|Publication number||US3340781 A|
|Publication date||Sep 12, 1967|
|Filing date||Aug 2, 1965|
|Priority date||Aug 5, 1964|
|Publication number||US 3340781 A, US 3340781A, US-A-3340781, US3340781 A, US3340781A|
|Inventors||See Jacques Leon Alexandre|
|Original Assignee||See Jacques Leon Alexandre|
|Export Citation||BiBTeX, EndNote, RefMan|
|Patent Citations (5), Referenced by (10), Classifications (19)|
|External Links: USPTO, USPTO Assignment, Espacenet|
Sept. 12, 1967' 'J. L. A. SEE I CHAIN G DS FOR RUNWAYS AND MUTUAL LOCKI ENTS FOR FORMING THE SAME M Filed Aug. 2, 1965 4 Sheets-Sheet 1 Sept. 12, 1967 Filed Aug. 2, 1965 Fig. 4
can: GRIDS ELEME J. L. A. SEE
FOR RUN NTS FOR 3,340,781 WAYS AND MUTUAL LOCKING FORMING THE SAME 4 Sheets-Sheet 2 pwmme Jamaal. A 86 Sept. 12, 1967 CHAIN GRIDS FOR hufiwAYs AND MUTUAL LOCKING Filed Aug. 2, 1965 J L A. SEE 3,340,781
ELEMENTS FOR FORMING THE SAME v v I i 4 Sheets-Sheet 5 p 1957 J. L. A. SEE 3,340,781
CHAIN GRIDS FOR RUNWAYS AND MUTUAL LOCKING v ELEMENTS FOR FORMING THE SAME Filed Aug. 2, l965 4 Sheets-Sheet 4 United States Patent 3,340,781 CHAIN GRIDS FOR RUNWAYS AND MUTUAL LOCKING ELEMENTS FOR FORMING THE SAME Jacques Leon Alexandre See, 54 Rue la Bruyere, Paris 9, France Filed Aug. 2, 1965, Ser. No. 476,332 Claims priority, application France, Aug. 5, 1964, 984,292, Patent 1,447,952 7 Claims. (Cl. 94-13) ABSTRACT OF THE DISCLOSURE Resilient rings interlocked in corner-to-corner relation to form a grid. Alternate corners of each ring are provided with upper and lower recesses bounded by notches and each recess having beads along its base to snap fit within cooperative notches.
The present invention relates to a new grid for runways simply and rapidly made able to be utilized for numerous purposes such as the making of an artificial sliding track for ski practice, making trays, gratings, etc.
The particular design of the grid according to the invention enables it to assume the exact shape of awkward surfaces, which is particularly advantageous for forming ski runs. Moreover, this design makes it also possible easily and rapidly to change the elements forming the grid.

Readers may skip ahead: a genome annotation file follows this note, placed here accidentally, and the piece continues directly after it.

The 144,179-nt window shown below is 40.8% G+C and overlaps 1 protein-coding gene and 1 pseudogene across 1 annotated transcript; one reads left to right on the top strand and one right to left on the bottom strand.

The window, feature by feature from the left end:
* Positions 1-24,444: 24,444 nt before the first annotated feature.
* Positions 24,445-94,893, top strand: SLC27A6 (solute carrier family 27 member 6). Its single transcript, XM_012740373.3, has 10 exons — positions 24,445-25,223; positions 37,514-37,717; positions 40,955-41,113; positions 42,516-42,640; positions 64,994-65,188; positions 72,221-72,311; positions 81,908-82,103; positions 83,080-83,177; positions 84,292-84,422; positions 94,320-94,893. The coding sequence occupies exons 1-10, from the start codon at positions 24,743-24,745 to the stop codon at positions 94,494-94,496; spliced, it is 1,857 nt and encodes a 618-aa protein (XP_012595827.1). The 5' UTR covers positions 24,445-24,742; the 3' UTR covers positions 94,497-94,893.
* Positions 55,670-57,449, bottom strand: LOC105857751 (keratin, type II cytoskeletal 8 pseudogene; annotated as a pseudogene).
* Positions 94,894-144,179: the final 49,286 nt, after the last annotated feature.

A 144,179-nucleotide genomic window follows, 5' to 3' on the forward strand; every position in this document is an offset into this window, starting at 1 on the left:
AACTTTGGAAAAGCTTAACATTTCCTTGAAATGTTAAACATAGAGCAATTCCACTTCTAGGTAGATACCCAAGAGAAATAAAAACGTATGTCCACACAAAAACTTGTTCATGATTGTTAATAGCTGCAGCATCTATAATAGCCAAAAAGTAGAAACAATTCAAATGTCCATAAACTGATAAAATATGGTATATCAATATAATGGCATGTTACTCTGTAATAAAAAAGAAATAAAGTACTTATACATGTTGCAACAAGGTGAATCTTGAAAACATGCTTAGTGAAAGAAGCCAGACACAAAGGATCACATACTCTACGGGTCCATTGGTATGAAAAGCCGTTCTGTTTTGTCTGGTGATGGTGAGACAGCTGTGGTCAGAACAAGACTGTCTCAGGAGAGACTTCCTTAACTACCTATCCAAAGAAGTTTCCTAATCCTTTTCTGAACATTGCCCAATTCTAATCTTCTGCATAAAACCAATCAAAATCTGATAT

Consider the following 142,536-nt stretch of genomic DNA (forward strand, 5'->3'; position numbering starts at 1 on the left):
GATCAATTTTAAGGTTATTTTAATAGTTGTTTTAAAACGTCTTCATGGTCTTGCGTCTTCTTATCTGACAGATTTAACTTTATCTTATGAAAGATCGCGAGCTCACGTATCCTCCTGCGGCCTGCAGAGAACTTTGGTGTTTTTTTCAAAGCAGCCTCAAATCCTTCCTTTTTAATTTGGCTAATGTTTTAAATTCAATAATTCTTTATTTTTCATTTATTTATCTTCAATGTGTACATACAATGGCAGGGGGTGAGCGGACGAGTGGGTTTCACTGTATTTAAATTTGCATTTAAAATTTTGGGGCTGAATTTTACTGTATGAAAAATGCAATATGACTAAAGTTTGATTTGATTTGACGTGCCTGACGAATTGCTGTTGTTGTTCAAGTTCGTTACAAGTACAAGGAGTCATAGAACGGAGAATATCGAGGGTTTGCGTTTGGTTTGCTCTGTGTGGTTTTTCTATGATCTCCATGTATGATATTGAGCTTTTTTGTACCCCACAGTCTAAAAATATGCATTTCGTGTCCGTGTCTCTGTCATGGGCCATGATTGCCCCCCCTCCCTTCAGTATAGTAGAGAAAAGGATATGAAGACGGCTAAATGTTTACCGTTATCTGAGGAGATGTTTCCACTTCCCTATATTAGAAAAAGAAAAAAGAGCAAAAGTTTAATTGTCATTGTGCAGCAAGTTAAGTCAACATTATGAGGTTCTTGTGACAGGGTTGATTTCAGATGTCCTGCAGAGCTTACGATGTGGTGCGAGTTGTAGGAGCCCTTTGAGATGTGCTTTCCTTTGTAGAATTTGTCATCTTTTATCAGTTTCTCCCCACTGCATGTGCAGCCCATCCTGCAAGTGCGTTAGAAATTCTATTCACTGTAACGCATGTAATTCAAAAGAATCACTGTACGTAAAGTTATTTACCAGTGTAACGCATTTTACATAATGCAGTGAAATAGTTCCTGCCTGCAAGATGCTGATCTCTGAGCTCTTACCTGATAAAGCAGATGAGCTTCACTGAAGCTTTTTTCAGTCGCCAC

According to the invention, the grid is formed by identical rings arranged in alternate rows and overlapping each other by means of notches ensuring mutual locking, these notches, defined by pairs alternating from the top surface of the bearing surface of each ring, being respectively bordered on either side by a small horizontal bar forming a supporting and vertical lockingelement.
Various other characteristics of the invention will moreover be revealed by the detailed description which follows.
Forms of embodiment of the object of the invention are shown, by way of non-restricting examples, in the attached drawings.
FIGURE 1 is a flat diagrammatical view showing part of a grid according to the invention.
FIGURE 2 is a diagrammatical perspective showing, on a larger scale, the arrangement of the elements forming the grid, but not showing the flush arrangement in order to better illustrate the interlocking fit.
FIGURE 3 is a perspective, on a larger scale, of one of the forming elements.
FIGURE 4 is a plan view corresponding to FIGURE 3.
FIGURE 5 is a cross section, on a larger scale, taken substantially along the line VV of FIGURE 4.
FIGURE 6 is an elevation taken substantially along the line VI-VI of FIGURE 4.
FIGURES 7 and 8 are partial perspectives showing certain details for positioning the elements.
FIGURES 9 to 11 are partial perspectives showing various alternatives of embodying the elements.
According to the first form of embodiment shown in FIGS. 1 to 8, a grid for runways according to the invention is formed by identical rings 1 which are overlapping on one another to form a continuous sheet corresponding to the surface to be protected. According to this example, each ring forms a quadrilateral with rounded corners, with an inverted U-section defined by two peripheric walls 2 converging towards an upper convex surface 3. Edges 4 turned down outside extend the walls 2 to form bearing components and for support imparting good stability to each ring.
3,340L78l Patented Sept. 12, 1967 The rings can be made of any suitable material, but it has been found advantageous to make them by moulding of suitable plastic material. The kind of this material is selected for possessing, in addition to a certain facility of elastic distortion, other qualities, such as stability, ageing, resistance torelatively high and low temperatures, qualities which obviously can vary according to, the purposes sought.